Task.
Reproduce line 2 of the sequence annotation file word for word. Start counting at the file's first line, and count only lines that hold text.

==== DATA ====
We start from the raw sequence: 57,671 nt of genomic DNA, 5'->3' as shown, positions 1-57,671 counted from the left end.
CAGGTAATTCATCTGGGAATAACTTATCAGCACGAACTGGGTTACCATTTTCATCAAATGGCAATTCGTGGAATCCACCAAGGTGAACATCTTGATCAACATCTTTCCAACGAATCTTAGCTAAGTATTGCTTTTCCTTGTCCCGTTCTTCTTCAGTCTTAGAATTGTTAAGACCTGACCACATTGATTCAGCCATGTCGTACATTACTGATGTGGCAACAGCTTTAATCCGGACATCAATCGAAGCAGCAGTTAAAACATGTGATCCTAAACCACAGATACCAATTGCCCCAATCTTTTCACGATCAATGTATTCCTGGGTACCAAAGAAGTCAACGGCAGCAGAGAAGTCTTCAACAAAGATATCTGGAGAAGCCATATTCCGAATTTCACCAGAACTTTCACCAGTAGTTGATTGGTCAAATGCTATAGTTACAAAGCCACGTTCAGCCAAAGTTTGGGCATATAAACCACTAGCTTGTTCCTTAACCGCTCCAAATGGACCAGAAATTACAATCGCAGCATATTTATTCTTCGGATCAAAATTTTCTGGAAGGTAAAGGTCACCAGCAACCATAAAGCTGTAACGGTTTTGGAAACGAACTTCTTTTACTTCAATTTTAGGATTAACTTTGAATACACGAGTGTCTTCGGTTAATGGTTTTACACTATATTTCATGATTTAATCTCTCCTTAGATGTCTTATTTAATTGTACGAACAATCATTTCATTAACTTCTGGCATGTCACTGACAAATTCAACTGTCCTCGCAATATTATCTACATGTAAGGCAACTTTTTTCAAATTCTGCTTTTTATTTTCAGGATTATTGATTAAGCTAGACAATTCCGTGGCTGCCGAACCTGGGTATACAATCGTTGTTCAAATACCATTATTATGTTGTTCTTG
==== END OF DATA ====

CAGGTAATTCATCTGGGAATAACTTATCAGCACGAACTGGGTTACCATTTTCATCAAATGGCAATTCGTGGAATCCACCAAGGTGAACATCTTGATCAACATCTTTCCAACGAATCTTAGCTAAGTATTGCTTTTCCTTGTCCCGTTCTTCTTCAGTCTTAGAATTGTTAAGACCTGACCACATTGATTCAGCCATGTCGTACATTACTGATGTGGCAACAGCTTTAATCCGGACATCAATCGAAGCAGCAGTTAAAACATGTGATCCTAAACCACAGATACCAATTGCCCCAATCTTTTCACGATCAATGTATTCCTGGGTACCAAAGAAGTCAACGGCAGCAGAGAAGTCTTCAACAAAGATATCTGGAGAAGCCATATTCCGAATTTCACCAGAACTTTCACCAGTAGTTGATTGGTCAAATGCTATAGTTACAAAGCCACGTTCAGCCAAAGTTTGGGCATATAAACCACTAGCTTGTTCCTTAACCGCTCCAAATGGACCAGAAATTACAATCGCAGCATATTTATTCTTCGGATCAAAATTTTCTGGAAGGTAAAGGTCACCAGCAACCATAAAGCTGTAACGGTTTTGGAAACGAACTTCTTTTACTTCAATTTTAGGATTAACTTTGAATACACGAGTGTCTTCGGTTAATGGTTTTACACTATATTTCATGATTTAATCTCTCCTTAGATGTCTTATTTAATTGTACGAACAATCATTTCATTAACTTCTGGCATGTCACTGACAAATTCAACTGTCCTCGCAATATTATCTACATGTAAGGCAACTTTTTTCAAATTCTGCTTTTTATTTTCAGGATTATTGATTAAGCTAGACAATTCCGTGGCTGCCGAACCTGGGTATACAATCGTTGTTCAAATACCATTATTATGTTGTTCTTG